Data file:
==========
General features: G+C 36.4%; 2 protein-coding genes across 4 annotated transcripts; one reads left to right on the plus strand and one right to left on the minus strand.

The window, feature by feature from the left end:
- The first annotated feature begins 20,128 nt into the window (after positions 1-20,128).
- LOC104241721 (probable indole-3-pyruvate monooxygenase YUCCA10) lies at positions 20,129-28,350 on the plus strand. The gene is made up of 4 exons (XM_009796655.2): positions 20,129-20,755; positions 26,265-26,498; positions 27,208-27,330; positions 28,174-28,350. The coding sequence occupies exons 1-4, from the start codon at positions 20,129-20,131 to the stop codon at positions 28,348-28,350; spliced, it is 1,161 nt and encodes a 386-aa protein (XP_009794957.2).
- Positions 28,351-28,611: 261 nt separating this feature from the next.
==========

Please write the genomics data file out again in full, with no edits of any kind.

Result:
General features: G+C 36.4%; 2 protein-coding genes across 4 annotated transcripts; one reads left to right on the plus strand and one right to left on the minus strand.

The window, feature by feature from the left end:
- The first annotated feature begins 20,128 nt into the window (after positions 1-20,128).
- LOC104241721 (probable indole-3-pyruvate monooxygenase YUCCA10) lies at positions 20,129-28,350 on the plus strand. The gene is made up of 4 exons (XM_009796655.2): positions 20,129-20,755; positions 26,265-26,498; positions 27,208-27,330; positions 28,174-28,350. The coding sequence occupies exons 1-4, from the start codon at positions 20,129-20,131 to the stop codon at positions 28,348-28,350; spliced, it is 1,161 nt and encodes a 386-aa protein (XP_009794957.2).
- Positions 28,351-28,611: 261 nt separating this feature from the next.